When American poet and soul/jazz musician Gil Scott Heron wrote ‘The revolution will not be televised’, he must have been a man ahead of his time. Nowadays, it is very common for an uprising to gain momentum in social media circles before the mainstream media catches wind of it.
In the past, political and social commentary has was the preserve of traditional media ÔÇô articulated through camera lenses and newspaper articles- which were fully trusted by the public as the ultimate sources of information. However, the internet age is now upon us and social media is fostering a change in communication and news reporting. One of the most prolific examples of this cultural change is the protest culture.
Social media has undoubtedly caused a paradigm shift and is fast cementing itself as the ‘breaking news’ platform, replacing traditional mediums such as television and print. In this age of facebook, what’s trending and hashtags, news are now disseminated in real time and traditional media platforms regularly find themselves trailing behind as news explode on social media before they appear on a television broadcast or a newspaper front page. Social media has an added advantage in that it is interactive, such that the audience gets to have the report from all angles, the factual, the exaggerated and the overtly fabricated’ with pictures, cartoons and memes to boot.
The hashtag feesmustfall made international headlines last year as South African tertiary students united in protest against an increase in fees, bringing down the tertiary education to its system as they demanded an end to what they called ‘debt sentences in the name of education.’
In a matter of days, the hashtag had become a movement in itself, depicting another face to the situationÔÇöstudents being criminalized, tear gassed and arrested by police; a subtle nostalgia of 1976, despite their largely peaceful protests. This protest got the attention of many and attracted global support from the US, India, London and Australia, where students stood in solidarity with their counterparts in South Africa against an increment that would see many unable to pay their fees.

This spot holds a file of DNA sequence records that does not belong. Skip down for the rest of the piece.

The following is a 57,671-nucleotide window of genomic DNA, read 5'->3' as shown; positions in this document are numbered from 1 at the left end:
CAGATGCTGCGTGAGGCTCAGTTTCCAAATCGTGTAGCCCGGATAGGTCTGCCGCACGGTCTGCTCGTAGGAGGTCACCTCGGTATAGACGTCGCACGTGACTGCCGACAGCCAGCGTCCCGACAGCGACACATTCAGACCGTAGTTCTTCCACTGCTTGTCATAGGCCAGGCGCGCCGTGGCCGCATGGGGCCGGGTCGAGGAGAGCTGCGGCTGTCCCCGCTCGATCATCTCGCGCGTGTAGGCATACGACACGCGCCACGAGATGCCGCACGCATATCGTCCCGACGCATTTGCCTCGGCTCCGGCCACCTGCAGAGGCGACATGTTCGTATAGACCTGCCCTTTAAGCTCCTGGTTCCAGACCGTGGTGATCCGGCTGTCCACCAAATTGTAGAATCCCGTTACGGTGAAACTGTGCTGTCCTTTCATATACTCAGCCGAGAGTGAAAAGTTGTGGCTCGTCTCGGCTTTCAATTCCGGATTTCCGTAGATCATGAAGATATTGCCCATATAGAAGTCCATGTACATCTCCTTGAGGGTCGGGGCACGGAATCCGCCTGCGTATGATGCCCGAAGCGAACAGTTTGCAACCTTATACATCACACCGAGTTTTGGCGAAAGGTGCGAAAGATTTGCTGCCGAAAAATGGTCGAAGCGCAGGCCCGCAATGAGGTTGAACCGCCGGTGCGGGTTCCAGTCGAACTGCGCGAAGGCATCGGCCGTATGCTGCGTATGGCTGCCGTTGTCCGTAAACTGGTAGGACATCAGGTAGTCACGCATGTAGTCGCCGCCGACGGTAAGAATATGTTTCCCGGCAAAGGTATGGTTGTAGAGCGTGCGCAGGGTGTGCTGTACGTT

In Botswana, social media is growing tremendously as a platform for political and social discourse, though informal and highly influenced by trends. From the crippling water crisis to Berry Heart’s bodily protest of ‘sexual liberation’, we saw many Batswana taking to various social platforms to engage and air out their opinions. In a country were protest culture is not evident and many are conservative, social media offers a glimpse into what occupies Batswana’s minds.
It is apparent that social networks have exposed the loopholes in mainstream traditional media, especially in situations where a story is intentionally denied coverage and where the narrative regarding how the story is reported appears biased and discriminating. Nonetheless, social media is often plagued by irregularities such as fabricated reports and hoaxes.
In a study by Tim Markham titled ‘Social Media, Protest Cultures and Political Subjectivities’, Markham argues that protest culture and social media enable affective and political projection, but overlooks politics in its institutional, professional and procedural forms. He also said there is no suggestion in the literature that the majority of tweets are politically or culturally transformative in themselves, but are productive of somethingÔÇôbe it freer discourse, more creative activism or a different way of inhabiting mediated worlds.
Nic Newman of British Broadcasting Corp explained that: “It is inevitable that social media will change things. Journalism will be more transparent and use a wider variety of views; but there will be new pressure on journalists to have time to think.”
We cannot deny the power of social media. It has aided uprisings such as the ‘Occupy Movement’, the Egyptian uprising and the Tunisian revolution to mention a few. Hashtags have borne new identities such as ‘Black Lives Matter’ brought across conversations that mainstream media fears to unpack. These days, even racial or discriminatory comments can have one losing their job and publicly denounced. One can only wonder about the future, if hashtags and facebook posts will be cited in academia and if indeed revolutions of the world need not be televised.